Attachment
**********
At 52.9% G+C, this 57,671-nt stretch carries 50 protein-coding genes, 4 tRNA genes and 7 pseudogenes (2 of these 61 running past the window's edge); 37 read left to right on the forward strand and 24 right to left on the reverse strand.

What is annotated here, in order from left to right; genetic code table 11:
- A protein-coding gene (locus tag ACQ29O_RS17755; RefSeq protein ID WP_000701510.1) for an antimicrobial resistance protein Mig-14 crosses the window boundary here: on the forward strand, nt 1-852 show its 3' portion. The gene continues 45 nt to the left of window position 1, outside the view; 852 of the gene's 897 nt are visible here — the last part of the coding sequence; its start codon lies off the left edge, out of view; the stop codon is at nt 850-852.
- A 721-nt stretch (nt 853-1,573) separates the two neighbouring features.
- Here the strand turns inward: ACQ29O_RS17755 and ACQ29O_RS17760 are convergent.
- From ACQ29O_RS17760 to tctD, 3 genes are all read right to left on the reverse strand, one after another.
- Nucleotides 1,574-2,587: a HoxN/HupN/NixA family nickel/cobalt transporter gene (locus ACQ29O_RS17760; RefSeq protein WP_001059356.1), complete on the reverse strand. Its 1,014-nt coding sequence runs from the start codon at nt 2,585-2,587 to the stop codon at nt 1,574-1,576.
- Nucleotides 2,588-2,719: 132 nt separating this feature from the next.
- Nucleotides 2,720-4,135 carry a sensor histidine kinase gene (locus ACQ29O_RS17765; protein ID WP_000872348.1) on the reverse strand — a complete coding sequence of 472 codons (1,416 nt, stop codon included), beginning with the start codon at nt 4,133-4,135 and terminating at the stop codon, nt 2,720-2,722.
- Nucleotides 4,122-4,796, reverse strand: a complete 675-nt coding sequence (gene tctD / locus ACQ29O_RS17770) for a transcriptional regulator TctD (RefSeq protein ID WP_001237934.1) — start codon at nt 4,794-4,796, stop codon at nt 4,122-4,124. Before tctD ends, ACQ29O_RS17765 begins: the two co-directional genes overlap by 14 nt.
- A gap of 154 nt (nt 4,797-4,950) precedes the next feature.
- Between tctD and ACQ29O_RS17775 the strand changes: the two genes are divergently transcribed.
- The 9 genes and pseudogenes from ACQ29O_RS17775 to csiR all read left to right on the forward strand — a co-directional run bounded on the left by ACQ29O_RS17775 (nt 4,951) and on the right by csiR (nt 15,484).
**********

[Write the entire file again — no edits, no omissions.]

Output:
At 52.9% G+C, this 57,671-nt stretch carries 50 protein-coding genes, 4 tRNA genes and 7 pseudogenes (2 of these 61 running past the window's edge); 37 read left to right on the forward strand and 24 right to left on the reverse strand.

What is annotated here, in order from left to right; genetic code table 11:
- A protein-coding gene (locus tag ACQ29O_RS17755; RefSeq protein ID WP_000701510.1) for an antimicrobial resistance protein Mig-14 crosses the window boundary here: on the forward strand, nt 1-852 show its 3' portion. The gene continues 45 nt to the left of window position 1, outside the view; 852 of the gene's 897 nt are visible here — the last part of the coding sequence; its start codon lies off the left edge, out of view; the stop codon is at nt 850-852.
- A 721-nt stretch (nt 853-1,573) separates the two neighbouring features.
- Here the strand turns inward: ACQ29O_RS17755 and ACQ29O_RS17760 are convergent.
- From ACQ29O_RS17760 to tctD, 3 genes are all read right to left on the reverse strand, one after another.
- Nucleotides 1,574-2,587: a HoxN/HupN/NixA family nickel/cobalt transporter gene (locus ACQ29O_RS17760; RefSeq protein WP_001059356.1), complete on the reverse strand. Its 1,014-nt coding sequence runs from the start codon at nt 2,585-2,587 to the stop codon at nt 1,574-1,576.
- Nucleotides 2,588-2,719: 132 nt separating this feature from the next.
- Nucleotides 2,720-4,135 carry a sensor histidine kinase gene (locus ACQ29O_RS17765; protein ID WP_000872348.1) on the reverse strand — a complete coding sequence of 472 codons (1,416 nt, stop codon included), beginning with the start codon at nt 4,133-4,135 and terminating at the stop codon, nt 2,720-2,722.
- Nucleotides 4,122-4,796, reverse strand: a complete 675-nt coding sequence (gene tctD / locus ACQ29O_RS17770) for a transcriptional regulator TctD (RefSeq protein ID WP_001237934.1) — start codon at nt 4,794-4,796, stop codon at nt 4,122-4,124. Before tctD ends, ACQ29O_RS17765 begins: the two co-directional genes overlap by 14 nt.
- A gap of 154 nt (nt 4,797-4,950) precedes the next feature.
- Between tctD and ACQ29O_RS17775 the strand changes: the two genes are divergently transcribed.
- The 9 genes and pseudogenes from ACQ29O_RS17775 to csiR all read left to right on the forward strand — a co-directional run bounded on the left by ACQ29O_RS17775 (nt 4,951) and on the right by csiR (nt 15,484).